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Elections or Ouster
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posted April 24, 2001 23:58
Elections or Ouster
By Mustafa Saber
All last week, the official political atmosphere of Iran was filled with talk surrounding the ‘overthrow’ of the regime, including in the weekly prayer sermon, in statements by 2nd Khordad [also known as Reformists] members both inside and out of government, the media and in the judiciary’s press release. The head of the guardian council, Jannati, a right-winger, openly accused the 2nd Khordad camp of ‘intending to overthrow’ the government in his Friday prayer sermon. Keyhan newspaper’s headline read: ‘The Final American Plan to Overthrow.’ The judiciary sentenced tens of religious-nationalists to prison on charges of taking part in a ‘network’ aimed at overthrowing the regime. Jalaie-pour, from the 2nd Khordad camp, commented that ‘the extremist opponents of reform’ aim to overthrow the regime.
Therefore, everyone wants the ouster of the regime! What is going on? Undoubtedly, the Islamic Republic is on its way out. The spectre of its downfall, which has been looming above the regime since the youth protests of July 1999, is intensifying. Seeing the intent to overthrow the regime within others, barring oneself, is a reflection of this fact. It also has specific meaning. It is a form of ‘dialogue’ between them. The factional power struggle is nearing critical moments. The upcoming presidential elections is one of those turning points that will once again redefine the balance of power between the factions as well as between the people and the government. The question facing the Islamic Republic is a familiar one; which faction and policy has the ability to control the people and accordingly gain power and hegemony over the other faction? The answer is the same: none. Neither the suppression of the Right nor the ‘Reformism’ of the 2nd Khordad can provide a lasting response. A combination of the two such as during the Khatami period with a ‘crisis every 9 days’ is also not a lasting solution. The Islamic Republic cannot avoid an internal settlement and homogenising itself. Calling each other ‘intent on overthrowing’ the regime is the prelude to the intensification of the factional war. Each faction accuses the other of wanting to overthrow the regime so that it can later subjugate the other by force and violence. It is impossible to maintain equilibrium between the various herds of the Islamic regime through elections fraud, compromise between the ‘wise’ and give and take between the insiders. The ‘elections’ will result in the ‘overthrow’ of one faction by the other. The irony is that they know they will most likely not survive an internal settlement and homogenisation. When the system unhinges, it will be impossible to salvage given that the people have lost all patience with the lot of them. It is for this reason that Hajarian, from the 2nd Khordad camp, has suggested that the Majlis pursue the establishment of an arbitration forum before the elections.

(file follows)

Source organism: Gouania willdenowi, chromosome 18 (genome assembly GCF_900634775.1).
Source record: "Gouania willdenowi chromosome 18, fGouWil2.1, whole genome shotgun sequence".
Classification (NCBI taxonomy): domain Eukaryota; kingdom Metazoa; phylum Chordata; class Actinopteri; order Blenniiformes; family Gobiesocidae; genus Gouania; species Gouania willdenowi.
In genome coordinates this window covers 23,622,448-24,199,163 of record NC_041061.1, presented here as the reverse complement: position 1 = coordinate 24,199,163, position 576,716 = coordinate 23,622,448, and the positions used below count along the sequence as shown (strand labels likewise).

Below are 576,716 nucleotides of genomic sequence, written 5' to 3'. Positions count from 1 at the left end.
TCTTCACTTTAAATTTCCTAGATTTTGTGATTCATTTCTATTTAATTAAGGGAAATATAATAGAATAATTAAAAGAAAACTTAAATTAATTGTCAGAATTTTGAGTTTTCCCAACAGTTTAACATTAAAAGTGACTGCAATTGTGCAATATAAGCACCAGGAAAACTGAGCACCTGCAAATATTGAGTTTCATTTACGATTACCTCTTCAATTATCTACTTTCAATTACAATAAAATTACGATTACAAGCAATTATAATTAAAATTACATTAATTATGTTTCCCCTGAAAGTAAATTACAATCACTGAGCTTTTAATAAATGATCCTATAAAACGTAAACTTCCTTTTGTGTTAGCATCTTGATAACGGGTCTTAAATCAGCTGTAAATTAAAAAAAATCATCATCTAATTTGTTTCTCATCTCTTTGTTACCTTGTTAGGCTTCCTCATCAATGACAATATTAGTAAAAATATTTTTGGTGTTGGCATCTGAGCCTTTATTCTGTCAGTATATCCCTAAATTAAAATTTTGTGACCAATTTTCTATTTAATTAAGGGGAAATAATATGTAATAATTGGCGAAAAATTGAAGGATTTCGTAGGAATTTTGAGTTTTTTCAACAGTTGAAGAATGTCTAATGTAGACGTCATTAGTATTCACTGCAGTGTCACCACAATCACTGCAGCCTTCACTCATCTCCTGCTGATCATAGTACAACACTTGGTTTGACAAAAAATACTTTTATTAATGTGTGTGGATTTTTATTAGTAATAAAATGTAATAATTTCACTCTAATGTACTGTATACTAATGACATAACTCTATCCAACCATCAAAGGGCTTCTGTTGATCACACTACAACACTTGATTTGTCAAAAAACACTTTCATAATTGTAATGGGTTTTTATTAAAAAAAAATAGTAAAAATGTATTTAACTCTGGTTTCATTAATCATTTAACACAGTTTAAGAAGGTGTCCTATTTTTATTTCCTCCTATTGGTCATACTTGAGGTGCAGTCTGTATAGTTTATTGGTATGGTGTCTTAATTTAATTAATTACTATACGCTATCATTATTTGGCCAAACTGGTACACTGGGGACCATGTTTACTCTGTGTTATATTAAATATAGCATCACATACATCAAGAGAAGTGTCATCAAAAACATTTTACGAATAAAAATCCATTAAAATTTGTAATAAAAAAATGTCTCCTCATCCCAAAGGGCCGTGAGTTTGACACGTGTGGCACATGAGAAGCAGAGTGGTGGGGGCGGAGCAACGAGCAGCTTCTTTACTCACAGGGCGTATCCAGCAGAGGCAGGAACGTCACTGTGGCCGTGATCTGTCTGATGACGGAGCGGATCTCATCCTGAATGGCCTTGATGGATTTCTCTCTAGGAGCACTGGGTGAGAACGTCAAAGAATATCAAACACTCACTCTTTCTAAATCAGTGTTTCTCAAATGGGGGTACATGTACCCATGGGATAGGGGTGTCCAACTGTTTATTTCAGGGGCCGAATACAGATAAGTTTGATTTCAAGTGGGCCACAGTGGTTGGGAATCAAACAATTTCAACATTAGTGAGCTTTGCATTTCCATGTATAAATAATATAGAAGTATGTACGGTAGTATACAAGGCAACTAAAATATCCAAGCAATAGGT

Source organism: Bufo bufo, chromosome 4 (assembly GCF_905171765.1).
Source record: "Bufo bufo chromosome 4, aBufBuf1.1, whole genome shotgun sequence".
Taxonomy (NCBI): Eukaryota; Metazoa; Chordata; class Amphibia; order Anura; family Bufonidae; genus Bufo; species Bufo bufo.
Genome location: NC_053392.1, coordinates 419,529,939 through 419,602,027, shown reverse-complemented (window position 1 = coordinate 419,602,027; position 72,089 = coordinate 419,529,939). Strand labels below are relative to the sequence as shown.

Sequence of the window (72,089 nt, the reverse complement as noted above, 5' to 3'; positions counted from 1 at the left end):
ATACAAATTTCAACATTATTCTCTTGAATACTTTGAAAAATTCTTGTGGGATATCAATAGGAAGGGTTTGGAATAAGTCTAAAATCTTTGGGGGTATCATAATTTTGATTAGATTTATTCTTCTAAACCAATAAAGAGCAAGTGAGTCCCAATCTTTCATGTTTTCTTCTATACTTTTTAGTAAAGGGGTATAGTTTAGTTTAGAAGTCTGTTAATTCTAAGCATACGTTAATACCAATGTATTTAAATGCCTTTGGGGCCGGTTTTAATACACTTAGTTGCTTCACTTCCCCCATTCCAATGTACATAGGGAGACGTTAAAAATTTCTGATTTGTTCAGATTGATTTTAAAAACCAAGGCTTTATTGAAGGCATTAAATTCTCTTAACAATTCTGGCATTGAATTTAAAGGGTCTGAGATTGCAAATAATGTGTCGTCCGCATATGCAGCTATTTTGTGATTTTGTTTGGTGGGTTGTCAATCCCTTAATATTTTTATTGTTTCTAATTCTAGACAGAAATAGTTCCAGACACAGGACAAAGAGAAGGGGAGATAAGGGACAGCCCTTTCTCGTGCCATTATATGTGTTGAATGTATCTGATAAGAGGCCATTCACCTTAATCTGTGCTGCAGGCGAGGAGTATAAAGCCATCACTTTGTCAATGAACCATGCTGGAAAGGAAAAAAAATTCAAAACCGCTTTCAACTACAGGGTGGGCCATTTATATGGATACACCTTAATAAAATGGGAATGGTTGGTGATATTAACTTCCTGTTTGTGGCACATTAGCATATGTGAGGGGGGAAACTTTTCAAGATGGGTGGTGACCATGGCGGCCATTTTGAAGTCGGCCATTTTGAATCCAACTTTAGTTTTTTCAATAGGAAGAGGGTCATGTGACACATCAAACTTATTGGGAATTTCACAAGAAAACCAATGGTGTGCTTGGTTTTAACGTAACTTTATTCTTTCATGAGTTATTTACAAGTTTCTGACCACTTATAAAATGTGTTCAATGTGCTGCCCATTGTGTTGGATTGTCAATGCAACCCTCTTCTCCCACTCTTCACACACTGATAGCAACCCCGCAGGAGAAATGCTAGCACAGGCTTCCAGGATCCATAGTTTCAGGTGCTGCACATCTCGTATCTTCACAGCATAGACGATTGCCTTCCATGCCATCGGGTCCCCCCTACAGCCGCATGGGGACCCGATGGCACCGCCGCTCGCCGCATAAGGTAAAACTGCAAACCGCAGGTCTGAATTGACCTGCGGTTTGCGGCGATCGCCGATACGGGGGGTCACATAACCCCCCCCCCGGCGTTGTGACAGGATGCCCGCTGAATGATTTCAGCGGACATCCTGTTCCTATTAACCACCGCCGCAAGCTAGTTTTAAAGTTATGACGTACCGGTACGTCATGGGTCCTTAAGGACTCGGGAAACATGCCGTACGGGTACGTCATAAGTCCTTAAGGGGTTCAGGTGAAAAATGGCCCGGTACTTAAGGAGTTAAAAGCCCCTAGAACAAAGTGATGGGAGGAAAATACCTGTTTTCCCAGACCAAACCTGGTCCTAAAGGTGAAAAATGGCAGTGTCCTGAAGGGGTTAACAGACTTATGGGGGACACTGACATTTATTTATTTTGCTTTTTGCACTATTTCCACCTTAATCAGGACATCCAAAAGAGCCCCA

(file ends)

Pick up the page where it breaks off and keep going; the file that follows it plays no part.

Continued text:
The upcoming elections also present a fundamental question to the people: How can the Islamic regime be ousted and a better world built? Four years of ‘games’ between the 2nd Khordad and the Right has taught the people that they cannot hope for improvements within this framework. People are looking toward a different direction, to their own protests, the political opposition parties seeking the regime’s ouster and Communists. The outcome of the struggle between the people and the government will be determined in the streets, factories and universities not in the absurd ‘elections’ of the Islamic Republic. The concept of overthrow has been pushed to the forefront.
The above is a summary of an article by Mustafa Saber, a member of WPI’s Central Committee, published in Farsi in International Weekly No. 49 dated April 13, 2001.
[This message has been edited by AKosha (edited April 25, 2001).]
All times are PT (US)
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